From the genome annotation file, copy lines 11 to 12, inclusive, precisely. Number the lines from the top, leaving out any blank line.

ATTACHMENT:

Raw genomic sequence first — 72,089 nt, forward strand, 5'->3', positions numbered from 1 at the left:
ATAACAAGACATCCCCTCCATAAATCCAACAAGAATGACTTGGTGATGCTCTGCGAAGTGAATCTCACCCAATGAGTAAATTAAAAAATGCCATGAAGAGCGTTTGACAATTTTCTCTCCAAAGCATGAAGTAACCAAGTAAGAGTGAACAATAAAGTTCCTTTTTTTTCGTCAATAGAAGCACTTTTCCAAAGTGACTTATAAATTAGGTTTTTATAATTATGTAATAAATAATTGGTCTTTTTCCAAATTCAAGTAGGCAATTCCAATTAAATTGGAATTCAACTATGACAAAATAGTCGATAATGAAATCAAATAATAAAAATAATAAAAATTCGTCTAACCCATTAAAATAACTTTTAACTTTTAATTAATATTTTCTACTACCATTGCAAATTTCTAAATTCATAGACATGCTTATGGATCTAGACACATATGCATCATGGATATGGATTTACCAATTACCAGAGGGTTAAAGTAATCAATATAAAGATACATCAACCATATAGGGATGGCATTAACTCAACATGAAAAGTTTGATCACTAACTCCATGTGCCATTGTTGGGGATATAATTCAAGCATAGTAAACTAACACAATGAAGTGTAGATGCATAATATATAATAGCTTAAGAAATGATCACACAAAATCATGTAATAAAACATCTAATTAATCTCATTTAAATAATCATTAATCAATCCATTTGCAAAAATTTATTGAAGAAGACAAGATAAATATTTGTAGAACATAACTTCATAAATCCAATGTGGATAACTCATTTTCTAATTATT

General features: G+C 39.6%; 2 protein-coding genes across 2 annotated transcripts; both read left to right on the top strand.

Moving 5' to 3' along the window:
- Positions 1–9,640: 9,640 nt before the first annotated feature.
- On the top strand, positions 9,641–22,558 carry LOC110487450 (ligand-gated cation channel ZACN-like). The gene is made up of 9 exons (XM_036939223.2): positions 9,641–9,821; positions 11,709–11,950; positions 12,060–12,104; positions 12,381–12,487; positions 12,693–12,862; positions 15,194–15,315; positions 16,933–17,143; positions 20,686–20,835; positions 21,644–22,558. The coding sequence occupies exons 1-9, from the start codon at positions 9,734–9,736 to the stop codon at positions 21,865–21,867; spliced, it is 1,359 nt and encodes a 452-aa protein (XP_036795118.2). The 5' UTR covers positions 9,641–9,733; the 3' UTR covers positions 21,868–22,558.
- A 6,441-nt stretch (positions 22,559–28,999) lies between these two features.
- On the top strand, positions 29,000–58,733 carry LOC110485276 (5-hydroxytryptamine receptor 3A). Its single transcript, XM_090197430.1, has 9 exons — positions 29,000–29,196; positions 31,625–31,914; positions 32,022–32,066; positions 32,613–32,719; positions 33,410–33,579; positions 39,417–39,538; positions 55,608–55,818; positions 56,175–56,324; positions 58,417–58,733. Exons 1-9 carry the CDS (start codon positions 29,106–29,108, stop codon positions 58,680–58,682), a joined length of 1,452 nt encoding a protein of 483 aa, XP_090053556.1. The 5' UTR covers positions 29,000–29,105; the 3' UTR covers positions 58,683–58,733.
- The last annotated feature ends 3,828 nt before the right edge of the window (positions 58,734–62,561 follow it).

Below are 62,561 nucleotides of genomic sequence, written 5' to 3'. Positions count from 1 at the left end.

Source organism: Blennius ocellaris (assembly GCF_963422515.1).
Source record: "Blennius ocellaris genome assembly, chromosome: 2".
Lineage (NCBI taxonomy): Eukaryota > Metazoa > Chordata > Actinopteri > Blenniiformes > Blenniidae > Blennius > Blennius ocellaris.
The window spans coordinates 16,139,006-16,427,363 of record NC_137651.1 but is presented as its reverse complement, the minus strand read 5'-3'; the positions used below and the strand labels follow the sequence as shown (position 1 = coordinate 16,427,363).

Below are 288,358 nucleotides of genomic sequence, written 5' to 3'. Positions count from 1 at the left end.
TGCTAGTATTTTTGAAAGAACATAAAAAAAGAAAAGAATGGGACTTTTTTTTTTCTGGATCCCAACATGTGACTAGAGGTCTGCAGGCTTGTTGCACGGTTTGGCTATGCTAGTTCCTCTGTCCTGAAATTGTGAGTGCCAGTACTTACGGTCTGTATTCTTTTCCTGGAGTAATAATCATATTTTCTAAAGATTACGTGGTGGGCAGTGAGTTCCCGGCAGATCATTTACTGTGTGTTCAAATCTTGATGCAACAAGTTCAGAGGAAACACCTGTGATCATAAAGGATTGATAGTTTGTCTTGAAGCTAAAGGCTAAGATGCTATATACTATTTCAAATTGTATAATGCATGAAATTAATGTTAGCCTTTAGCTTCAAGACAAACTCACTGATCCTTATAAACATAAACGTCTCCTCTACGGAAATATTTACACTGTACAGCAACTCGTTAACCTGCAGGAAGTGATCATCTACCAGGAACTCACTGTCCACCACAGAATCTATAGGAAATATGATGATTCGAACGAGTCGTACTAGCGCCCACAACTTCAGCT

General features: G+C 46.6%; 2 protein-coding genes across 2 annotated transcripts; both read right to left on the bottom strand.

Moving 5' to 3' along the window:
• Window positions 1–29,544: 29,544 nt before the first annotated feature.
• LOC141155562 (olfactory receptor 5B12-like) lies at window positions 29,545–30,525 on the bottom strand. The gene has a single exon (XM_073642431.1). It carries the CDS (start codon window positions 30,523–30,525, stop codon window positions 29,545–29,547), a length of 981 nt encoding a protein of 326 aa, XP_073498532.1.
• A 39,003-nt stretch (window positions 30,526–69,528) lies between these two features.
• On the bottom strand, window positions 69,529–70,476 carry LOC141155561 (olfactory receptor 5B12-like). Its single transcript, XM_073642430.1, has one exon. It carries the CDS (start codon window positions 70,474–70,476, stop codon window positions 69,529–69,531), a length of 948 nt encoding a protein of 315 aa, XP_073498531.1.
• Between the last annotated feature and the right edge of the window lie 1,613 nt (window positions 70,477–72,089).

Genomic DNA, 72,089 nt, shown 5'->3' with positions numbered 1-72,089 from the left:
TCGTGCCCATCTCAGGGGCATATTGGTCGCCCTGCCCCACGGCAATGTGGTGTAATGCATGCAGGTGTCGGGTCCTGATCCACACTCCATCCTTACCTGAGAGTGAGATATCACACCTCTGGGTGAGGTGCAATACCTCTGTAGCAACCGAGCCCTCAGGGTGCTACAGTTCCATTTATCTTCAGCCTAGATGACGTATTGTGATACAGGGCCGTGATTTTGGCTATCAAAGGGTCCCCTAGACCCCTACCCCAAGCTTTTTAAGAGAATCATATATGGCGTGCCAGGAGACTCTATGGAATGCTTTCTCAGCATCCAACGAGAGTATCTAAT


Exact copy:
Source organism: Blennius ocellaris (assembly GCF_963422515.1).
Source record: "Blennius ocellaris genome assembly, chromosome: 2".